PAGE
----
Get To Know: Brainchild Festival
On the face of it, it’s not a great time to be young and creative in London. Arts funding has been cut nationwide by £56 million since 2009, property prices are skyrocketing, and schools and universities are systematically dismantling their arts programmes. But where there’s tragedy, some creatives are finding opportunity aplenty.
Platform is a community arts space in Southwark run in part by members of the Brainchild community. Brainchild, in its best-known form, is an arts festival held in East Sussex every summer. Its remit is broad, offering live music, spoken word, DJ sets, film, theatre and installation, and is the two time winner of the AIM Award for Best Independent Festival (2015 and 2016).
I met with Marina Blake, co-founder of Brainchild, and Saul Rohr, co-founder of Platform, whose projects have been intertwining over the last few years. To get a better handle on how their ventures have grown together, I ask them how it all started.
Marina tells me that her love for spoken word was a galvanising force in her earliest conception of Brainchild. She had first tried to introduce poetry into the line-ups of club nights she was running in Camden, but this early attempt to bridge socially-conscious art forms and club nights was unsuccessful. Undeterred, she devised another way to bring spoken word together with a multitude of other forms to an audience of her own peer group. That it ended up as a festival is “just the form that it took”. Marina describes the event as “a celebration of everyone’s brainchild”.
At around the same time, Saul had co-founded an art collective that was appropriating disused business spaces in Soho and turning them into exhibitions “with an interdisciplinary angle”.
So one had the community and one had the spaces, but how did they end up working together?
When specialist property developer U+I plc put out an open tender for use of a three-storey industrial space in Southwark, Saul’s collective stepped forward with a vision of regenerating the building as “a community arts space at the intersection of visual and performing practices.” What was then a dilapidated squat was reborn as Platform, with what Saul calls “crucial support” from the developers.
I learn that Saul and Marina met in the music community of South East London, hanging around the same venues and club nights (like STEEZ, then at the Amersham Arms). Many of these same artists and bands have gone on to form the thriving creative core of Brainchild. In early 2016, after the dust from the previous year’s festival had settled, Marina and her crew joined forces with Saul and his team at Platform, and Brainchild started managing Platform’s events and residency programmes. This base has allowed it to grow (out of) the inherent time constraints of a three day event - a lifeline, given that the team are as yet unpaid and volunteering their time for their community.
They give me a guided tour of the open and communal space – art installations “cork” holes in the walls (a nod to the building’s former life as a cork factory) and broad spaces are open for events, meetings, and mixers. The building is a physical embodiment of their collaborative ethos, and this spirit of commonality is unmistakable even over the course of our meeting. They speak freely and animatedly of each other’s projects, every now and again finishing one another’s sentences. When Saul questions a point Marina makes about the potential for artists to find property to lay down roots, they hash it out between them quickly and easily, both coming to the same conclusion by slightly different routes.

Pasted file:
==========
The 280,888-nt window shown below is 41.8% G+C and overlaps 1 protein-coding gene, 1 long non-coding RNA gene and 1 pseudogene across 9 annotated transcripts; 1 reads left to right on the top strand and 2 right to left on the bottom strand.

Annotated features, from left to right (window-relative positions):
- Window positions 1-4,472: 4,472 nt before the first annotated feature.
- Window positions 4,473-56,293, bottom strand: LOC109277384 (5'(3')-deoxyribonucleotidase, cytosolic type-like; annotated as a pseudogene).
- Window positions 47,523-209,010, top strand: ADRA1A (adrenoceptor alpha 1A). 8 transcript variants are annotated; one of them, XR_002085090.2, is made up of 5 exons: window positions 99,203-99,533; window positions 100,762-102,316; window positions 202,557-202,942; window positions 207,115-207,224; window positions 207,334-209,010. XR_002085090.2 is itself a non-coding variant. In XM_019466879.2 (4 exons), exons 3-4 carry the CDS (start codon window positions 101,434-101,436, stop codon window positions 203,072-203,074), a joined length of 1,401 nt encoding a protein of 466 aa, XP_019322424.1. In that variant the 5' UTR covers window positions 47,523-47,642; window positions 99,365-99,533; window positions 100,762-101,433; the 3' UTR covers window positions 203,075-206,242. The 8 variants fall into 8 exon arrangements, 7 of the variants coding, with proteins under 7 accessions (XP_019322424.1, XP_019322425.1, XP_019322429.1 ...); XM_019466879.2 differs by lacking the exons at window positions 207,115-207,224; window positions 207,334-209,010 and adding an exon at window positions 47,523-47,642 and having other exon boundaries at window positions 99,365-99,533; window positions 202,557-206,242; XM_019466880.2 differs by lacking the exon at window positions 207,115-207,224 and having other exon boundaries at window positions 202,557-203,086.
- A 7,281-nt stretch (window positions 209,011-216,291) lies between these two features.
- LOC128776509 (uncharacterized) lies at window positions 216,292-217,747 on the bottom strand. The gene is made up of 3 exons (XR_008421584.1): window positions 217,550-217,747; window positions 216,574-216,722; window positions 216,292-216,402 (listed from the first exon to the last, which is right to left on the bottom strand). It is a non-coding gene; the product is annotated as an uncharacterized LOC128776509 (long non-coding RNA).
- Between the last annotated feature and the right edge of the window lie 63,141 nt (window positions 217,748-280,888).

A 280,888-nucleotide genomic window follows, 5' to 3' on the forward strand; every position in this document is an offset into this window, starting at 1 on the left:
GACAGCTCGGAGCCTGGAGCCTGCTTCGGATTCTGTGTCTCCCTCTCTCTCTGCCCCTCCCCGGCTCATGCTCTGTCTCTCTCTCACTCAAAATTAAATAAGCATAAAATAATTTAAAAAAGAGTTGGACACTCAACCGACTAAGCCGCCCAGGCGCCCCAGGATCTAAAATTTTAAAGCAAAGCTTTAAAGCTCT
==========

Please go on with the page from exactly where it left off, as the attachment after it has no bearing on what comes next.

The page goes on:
This person-to-person interconnectedness is at the forefront of every project at Platform. Asking Marina to reflect on what she’s learned over the last five years, she tells me that one of the key lessons for her is “how important community is. People need to come together more often” and that “the difference between entering industries through established routes and doing it yourself is the kinds of people you meet.” This is a sentiment reflected in Saul’s initial motivation for Platform: “the big idea was just to give as many opportunities to as many people as possible”.
So what’s next for the space, and the collectives within it?
Saul tells me that the team has started up a programme of residencies with “visual artists, theatre-makers and other performers”, “facilitating crit-sessions to develop our practices, [and] connecting people”.
As for Marina and Brainchild, now that she has the infrastructure in place to be able to execute the festival (while remembering to do really inconvenient things like eat and sleep), she and her partner Jerome are taking the time to ensure that the festival truly embodies their ideals: “We’re pushing forward the conversations we think are important” she says, including “taking a stronger political stance” and sticking to a line-up that focuses not on big headliners, but on providing opportunities for talented acts who either haven’t yet had their big break, or aren’t particularly interested in the mainstream at all.
The DIY ethos is central to their aims to create a collaborative network, and it’s clear that for both Saul and Marina, Platform is fundamental in enabling that ethos to continue. The space has given them the flexibility necessary for growing their projects. Essentially, says Saul, the focus moving forward is to broaden their communities ever further: “We’re living in an age where distance, technology, and the [inundation of] things to do has created a nebulous society. Projects like these are keeping those creative communities together.”
Seems like a good idea to us.